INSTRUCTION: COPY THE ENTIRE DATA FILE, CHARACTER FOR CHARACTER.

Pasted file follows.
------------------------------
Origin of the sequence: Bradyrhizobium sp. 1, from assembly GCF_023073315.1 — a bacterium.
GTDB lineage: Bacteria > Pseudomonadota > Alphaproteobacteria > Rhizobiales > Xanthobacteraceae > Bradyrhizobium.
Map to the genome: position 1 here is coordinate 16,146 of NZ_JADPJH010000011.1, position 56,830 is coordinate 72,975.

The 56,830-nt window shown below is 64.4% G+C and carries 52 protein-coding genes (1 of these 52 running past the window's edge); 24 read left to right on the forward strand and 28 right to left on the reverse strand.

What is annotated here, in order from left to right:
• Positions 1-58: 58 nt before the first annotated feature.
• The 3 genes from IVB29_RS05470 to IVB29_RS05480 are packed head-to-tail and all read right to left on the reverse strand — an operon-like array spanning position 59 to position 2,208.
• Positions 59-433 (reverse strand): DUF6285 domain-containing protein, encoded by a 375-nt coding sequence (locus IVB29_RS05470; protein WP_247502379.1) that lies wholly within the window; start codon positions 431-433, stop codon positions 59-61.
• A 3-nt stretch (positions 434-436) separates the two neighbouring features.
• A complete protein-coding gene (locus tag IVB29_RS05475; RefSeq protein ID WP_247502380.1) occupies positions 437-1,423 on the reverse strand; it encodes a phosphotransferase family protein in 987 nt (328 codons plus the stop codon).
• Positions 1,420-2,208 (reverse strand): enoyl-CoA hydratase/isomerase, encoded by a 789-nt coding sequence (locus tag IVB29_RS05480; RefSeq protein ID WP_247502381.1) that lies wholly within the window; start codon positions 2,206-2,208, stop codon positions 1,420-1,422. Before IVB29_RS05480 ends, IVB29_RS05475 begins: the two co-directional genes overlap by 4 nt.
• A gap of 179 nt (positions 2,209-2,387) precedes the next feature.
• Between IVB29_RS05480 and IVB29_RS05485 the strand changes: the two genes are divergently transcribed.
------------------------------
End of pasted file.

Origin of the sequence: Bradyrhizobium sp. 1, from assembly GCF_023073315.1 — a bacterium.
GTDB lineage: Bacteria > Pseudomonadota > Alphaproteobacteria > Rhizobiales > Xanthobacteraceae > Bradyrhizobium.
Map to the genome: position 1 here is coordinate 16,146 of NZ_JADPJH010000011.1, position 56,830 is coordinate 72,975.

The 56,830-nt window shown below is 64.4% G+C and carries 52 protein-coding genes (1 of these 52 running past the window's edge); 24 read left to right on the forward strand and 28 right to left on the reverse strand.

What is annotated here, in order from left to right:
• Positions 1-58: 58 nt before the first annotated feature.
• The 3 genes from IVB29_RS05470 to IVB29_RS05480 are packed head-to-tail and all read right to left on the reverse strand — an operon-like array spanning position 59 to position 2,208.
• Positions 59-433 (reverse strand): DUF6285 domain-containing protein, encoded by a 375-nt coding sequence (locus IVB29_RS05470; protein WP_247502379.1) that lies wholly within the window; start codon positions 431-433, stop codon positions 59-61.
• A 3-nt stretch (positions 434-436) separates the two neighbouring features.
• A complete protein-coding gene (locus tag IVB29_RS05475; RefSeq protein ID WP_247502380.1) occupies positions 437-1,423 on the reverse strand; it encodes a phosphotransferase family protein in 987 nt (328 codons plus the stop codon).
• Positions 1,420-2,208 (reverse strand): enoyl-CoA hydratase/isomerase, encoded by a 789-nt coding sequence (locus tag IVB29_RS05480; RefSeq protein ID WP_247502381.1) that lies wholly within the window; start codon positions 2,206-2,208, stop codon positions 1,420-1,422. Before IVB29_RS05480 ends, IVB29_RS05475 begins: the two co-directional genes overlap by 4 nt.
• A gap of 179 nt (positions 2,209-2,387) precedes the next feature.
• Between IVB29_RS05480 and IVB29_RS05485 the strand changes: the two genes are divergently transcribed.